However, you can save all the patches you want to your computer, and since you are using one to access this forum, that shouldn't be a problem, I guess?
All it'll mean is to get a midi cable (not the cheapest, but not expensive either) and the free editor software from Behringer's website. I have my V-Amp connected to my joystick port (running WinXP) and it works fine.
The software allows you to save and name all the patches that you like, and download/upload from/to the V-Amp. In addition, it provides a very nice interface to have direct access to all the parameters of the different amps, speakers, and all of the FX. I didn't like the FX much until I started editing them from the computer, which allows you much better control of each effect.
 

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Use the midi interface and save your patches on your computer, change the battery and get back to recording!
 

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oh, I forgot, the battery lasts quite a while, depending on how much you use the V-Amp I suppose. The first one (already on the V-Amp when I bought it) lasted over a year and I am not sure how long it was there before I bought it. Then I replaced the battery once and it's still going... that's another year an a half or thereabouts...

The battery is one of these flat ones you find often in computer motherboards, a CR2032. Very easily and quicly replaceable (although you do have to open the V-Amp, just a few screws).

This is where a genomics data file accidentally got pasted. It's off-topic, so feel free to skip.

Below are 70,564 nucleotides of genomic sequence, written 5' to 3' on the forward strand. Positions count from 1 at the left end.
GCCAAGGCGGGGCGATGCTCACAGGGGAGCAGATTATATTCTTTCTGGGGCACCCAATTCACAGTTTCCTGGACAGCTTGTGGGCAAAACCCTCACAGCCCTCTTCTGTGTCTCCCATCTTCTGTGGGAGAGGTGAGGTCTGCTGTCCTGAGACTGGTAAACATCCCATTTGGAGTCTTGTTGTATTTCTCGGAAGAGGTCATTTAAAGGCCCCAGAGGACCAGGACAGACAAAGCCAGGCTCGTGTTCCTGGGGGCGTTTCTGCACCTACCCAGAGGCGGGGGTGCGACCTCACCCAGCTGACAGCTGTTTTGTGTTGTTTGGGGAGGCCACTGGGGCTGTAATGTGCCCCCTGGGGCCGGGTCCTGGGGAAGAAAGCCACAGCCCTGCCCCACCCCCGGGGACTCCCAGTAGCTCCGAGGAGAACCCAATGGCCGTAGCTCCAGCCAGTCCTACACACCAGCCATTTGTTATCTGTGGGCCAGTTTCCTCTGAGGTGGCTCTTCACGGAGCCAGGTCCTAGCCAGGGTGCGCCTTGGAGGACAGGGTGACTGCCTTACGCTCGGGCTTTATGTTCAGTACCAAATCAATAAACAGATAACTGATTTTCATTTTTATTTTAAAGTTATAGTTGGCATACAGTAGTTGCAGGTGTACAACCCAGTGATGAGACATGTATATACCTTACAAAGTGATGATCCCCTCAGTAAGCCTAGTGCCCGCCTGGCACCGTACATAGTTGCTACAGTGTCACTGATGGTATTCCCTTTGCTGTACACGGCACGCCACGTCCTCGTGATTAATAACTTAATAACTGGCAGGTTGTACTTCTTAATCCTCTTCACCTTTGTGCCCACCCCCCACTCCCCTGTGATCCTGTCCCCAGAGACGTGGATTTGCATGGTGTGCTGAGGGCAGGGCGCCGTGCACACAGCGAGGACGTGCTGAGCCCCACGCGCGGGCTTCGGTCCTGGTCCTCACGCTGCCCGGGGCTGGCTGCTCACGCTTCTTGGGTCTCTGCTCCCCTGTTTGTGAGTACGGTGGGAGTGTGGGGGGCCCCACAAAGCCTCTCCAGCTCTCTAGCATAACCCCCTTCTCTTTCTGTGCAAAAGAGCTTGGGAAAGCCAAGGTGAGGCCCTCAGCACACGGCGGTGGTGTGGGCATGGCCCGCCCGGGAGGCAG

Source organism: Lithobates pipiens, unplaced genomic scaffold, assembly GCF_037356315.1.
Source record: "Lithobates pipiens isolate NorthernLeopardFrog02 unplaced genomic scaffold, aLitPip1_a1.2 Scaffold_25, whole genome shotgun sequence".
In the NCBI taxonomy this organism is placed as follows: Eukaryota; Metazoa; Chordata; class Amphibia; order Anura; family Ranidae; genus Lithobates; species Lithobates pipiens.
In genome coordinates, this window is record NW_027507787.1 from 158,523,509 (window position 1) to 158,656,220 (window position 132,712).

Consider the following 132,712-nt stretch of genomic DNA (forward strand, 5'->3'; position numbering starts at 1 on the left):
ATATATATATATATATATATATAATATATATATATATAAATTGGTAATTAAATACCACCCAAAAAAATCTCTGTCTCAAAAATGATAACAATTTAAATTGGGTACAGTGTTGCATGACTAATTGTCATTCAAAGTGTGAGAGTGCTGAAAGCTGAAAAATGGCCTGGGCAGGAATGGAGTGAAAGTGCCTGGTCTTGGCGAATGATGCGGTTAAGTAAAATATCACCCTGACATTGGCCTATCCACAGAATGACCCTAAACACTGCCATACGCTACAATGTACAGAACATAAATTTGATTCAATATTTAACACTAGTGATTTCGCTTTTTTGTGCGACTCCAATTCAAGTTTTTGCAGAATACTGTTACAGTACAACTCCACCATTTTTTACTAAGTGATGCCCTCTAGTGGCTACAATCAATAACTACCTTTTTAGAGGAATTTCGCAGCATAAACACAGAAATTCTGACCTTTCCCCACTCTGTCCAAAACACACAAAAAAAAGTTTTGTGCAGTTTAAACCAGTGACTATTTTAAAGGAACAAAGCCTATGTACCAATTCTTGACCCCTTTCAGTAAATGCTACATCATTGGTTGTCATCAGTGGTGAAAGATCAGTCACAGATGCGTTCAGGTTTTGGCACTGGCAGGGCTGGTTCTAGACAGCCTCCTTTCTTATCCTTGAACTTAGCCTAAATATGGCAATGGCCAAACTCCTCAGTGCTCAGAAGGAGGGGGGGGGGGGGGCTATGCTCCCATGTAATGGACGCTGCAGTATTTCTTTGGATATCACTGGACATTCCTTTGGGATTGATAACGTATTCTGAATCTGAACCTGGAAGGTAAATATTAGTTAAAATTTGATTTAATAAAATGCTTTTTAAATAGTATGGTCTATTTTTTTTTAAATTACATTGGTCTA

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Re: V-amp

I have a Vamp 2 and I absolutly love it. I baught me a midiman uno mido to usb.
you can find them at musicians friend or also on ebay.
 

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I have had my V amp2 for over year now,, and it stil rocks!! I love the dam thing.. I have a zoom 505 II,, a Korg ax1g,, a digitech processor,, and a pod 2.0. I like em all,, but the v amp2 is very versatile. as for patches,, its a no brainer to just write down a certain few that you will mostly use. It's excellent for recording. most of my posts on here is v amp2. I just recently purchased another v amp 2 to keep around since I love it so much. i persoinally think that the Eq in the v amp 2 is beter than pod. I like pod though asw ell for some things.you truly can't go wrong for line 6 or behringer gear my friend. for 99 dollars,, the v amp2 is well worth it and i wont steer ya wrong. It doesnt run on bateries. it does have an internal battery like a watch abrttery that is so easy to access to. the unit has 5 screws on back side and if ya take em off,, the unit comes apart so easy to replace. I have had mine for goin close to 2 years now i'd say,, and I have yet to have to replace that little watch battery. as for the power adapter cord,, i unplug mine every day,, and it still has no signs of wear or tear. if you dont wanna unplug all the time,, buy a cheap 5 plug box for a few dollars. i only bought another one due to the fact that tghis is one of the best units i have seen in my 20 yrs of playing guitar that gives you alot for your money. thats just my opinion. but i wouldnt lie to ya either.